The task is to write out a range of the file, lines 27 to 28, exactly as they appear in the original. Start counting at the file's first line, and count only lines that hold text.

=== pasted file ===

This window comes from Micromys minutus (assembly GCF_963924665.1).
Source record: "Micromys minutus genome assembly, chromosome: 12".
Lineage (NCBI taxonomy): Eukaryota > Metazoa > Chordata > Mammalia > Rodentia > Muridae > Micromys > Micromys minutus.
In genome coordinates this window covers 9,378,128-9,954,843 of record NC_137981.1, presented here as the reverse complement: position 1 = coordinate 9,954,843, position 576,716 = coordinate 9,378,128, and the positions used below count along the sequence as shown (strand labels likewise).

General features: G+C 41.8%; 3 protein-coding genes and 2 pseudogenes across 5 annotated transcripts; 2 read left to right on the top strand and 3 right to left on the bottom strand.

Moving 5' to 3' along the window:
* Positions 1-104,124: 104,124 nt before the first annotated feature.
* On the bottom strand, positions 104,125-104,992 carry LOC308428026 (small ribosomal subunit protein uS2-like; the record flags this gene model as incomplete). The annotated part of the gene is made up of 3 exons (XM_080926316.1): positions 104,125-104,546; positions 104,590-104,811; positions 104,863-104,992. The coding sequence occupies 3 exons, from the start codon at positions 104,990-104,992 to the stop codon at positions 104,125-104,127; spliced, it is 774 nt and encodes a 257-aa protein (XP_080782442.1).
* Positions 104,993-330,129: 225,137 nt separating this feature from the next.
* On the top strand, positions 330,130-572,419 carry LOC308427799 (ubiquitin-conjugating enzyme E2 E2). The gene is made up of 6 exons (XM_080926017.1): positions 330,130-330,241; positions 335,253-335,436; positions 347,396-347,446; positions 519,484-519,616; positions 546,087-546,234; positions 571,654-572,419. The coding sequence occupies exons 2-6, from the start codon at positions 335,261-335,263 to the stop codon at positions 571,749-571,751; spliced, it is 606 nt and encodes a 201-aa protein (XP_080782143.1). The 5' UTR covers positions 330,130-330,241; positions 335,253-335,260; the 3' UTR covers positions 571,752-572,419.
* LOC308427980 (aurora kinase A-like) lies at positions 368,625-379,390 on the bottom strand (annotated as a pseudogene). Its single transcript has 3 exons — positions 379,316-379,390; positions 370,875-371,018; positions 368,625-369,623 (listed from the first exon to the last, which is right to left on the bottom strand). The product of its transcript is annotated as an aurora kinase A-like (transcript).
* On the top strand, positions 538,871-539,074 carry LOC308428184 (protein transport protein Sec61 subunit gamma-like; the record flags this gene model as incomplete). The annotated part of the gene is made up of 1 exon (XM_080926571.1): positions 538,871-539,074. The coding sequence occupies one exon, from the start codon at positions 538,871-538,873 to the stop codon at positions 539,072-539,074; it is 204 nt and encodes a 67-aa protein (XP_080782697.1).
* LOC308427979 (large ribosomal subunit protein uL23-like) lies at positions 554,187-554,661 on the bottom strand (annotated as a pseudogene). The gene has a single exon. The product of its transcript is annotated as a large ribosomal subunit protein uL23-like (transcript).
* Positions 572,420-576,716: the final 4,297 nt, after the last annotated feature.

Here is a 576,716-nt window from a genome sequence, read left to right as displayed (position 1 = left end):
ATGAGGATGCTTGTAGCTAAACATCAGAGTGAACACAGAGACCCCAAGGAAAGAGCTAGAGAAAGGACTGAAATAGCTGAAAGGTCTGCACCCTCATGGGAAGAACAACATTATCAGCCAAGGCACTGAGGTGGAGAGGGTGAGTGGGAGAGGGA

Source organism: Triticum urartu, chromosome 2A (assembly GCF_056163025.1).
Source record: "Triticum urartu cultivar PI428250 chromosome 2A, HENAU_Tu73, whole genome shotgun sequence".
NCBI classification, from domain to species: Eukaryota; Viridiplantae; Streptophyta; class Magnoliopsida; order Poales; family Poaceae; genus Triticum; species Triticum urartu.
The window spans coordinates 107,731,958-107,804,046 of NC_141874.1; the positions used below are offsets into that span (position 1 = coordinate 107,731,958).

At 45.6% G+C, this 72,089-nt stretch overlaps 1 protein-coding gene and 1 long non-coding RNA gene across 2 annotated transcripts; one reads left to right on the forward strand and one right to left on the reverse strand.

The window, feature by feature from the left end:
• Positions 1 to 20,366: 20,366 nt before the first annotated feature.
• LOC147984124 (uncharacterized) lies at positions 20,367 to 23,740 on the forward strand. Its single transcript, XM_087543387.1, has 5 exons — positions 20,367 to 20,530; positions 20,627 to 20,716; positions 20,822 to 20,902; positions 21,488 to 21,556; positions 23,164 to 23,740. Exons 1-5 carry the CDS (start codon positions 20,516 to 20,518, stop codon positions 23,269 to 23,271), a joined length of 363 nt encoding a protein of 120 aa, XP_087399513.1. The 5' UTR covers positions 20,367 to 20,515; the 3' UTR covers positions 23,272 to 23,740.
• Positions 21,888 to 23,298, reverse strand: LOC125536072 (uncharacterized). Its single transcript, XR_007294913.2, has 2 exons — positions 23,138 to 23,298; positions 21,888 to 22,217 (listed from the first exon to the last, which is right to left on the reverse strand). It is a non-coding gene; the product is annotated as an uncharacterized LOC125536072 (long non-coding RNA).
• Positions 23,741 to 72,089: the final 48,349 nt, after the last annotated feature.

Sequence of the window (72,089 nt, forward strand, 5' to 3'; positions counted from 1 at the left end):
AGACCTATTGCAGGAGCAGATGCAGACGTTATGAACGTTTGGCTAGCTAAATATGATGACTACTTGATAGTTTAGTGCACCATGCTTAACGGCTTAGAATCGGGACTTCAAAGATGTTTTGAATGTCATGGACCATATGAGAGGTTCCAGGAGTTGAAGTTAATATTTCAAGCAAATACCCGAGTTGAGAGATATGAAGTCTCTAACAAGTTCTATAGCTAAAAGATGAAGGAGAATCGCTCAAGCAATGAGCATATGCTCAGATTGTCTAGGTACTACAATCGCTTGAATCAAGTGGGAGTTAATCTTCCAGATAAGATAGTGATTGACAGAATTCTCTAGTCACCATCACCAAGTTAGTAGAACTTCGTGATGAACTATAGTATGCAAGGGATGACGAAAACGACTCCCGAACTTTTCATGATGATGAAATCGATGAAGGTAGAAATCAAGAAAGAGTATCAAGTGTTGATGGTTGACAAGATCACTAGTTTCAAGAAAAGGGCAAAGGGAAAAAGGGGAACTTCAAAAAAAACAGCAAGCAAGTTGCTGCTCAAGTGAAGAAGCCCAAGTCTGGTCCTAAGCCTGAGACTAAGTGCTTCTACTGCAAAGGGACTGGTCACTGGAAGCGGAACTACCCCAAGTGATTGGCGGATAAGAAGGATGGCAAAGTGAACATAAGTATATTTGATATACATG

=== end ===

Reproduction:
Sequence of the window (72,089 nt, forward strand, 5' to 3'; positions counted from 1 at the left end):
AGACCTATTGCAGGAGCAGATGCAGACGTTATGAACGTTTGGCTAGCTAAATATGATGACTACTTGATAGTTTAGTGCACCATGCTTAACGGCTTAGAATCGGGACTTCAAAGATGTTTTGAATGTCATGGACCATATGAGAGGTTCCAGGAGTTGAAGTTAATATTTCAAGCAAATACCCGAGTTGAGAGATATGAAGTCTCTAACAAGTTCTATAGCTAAAAGATGAAGGAGAATCGCTCAAGCAATGAGCATATGCTCAGATTGTCTAGGTACTACAATCGCTTGAATCAAGTGGGAGTTAATCTTCCAGATAAGATAGTGATTGACAGAATTCTCTAGTCACCATCACCAAGTTAGTAGAACTTCGTGATGAACTATAGTATGCAAGGGATGACGAAAACGACTCCCGAACTTTTCATGATGATGAAATCGATGAAGGTAGAAATCAAGAAAGAGTATCAAGTGTTGATGGTTGACAAGATCACTAGTTTCAAGAAAAGGGCAAAGGGAAAAAGGGGAACTTCAAAAAAAACAGCAAGCAAGTTGCTGCTCAAGTGAAGAAGCCCAAGTCTGGTCCTAAGCCTGAGACTAAGTGCTTCTACTGCAAAGGGACTGGTCACTGGAAGCGGAACTACCCCAAGTGATTGGCGGATAAGAAGGATGGCAAAGTGAACATAAGTATATTTGATATACATG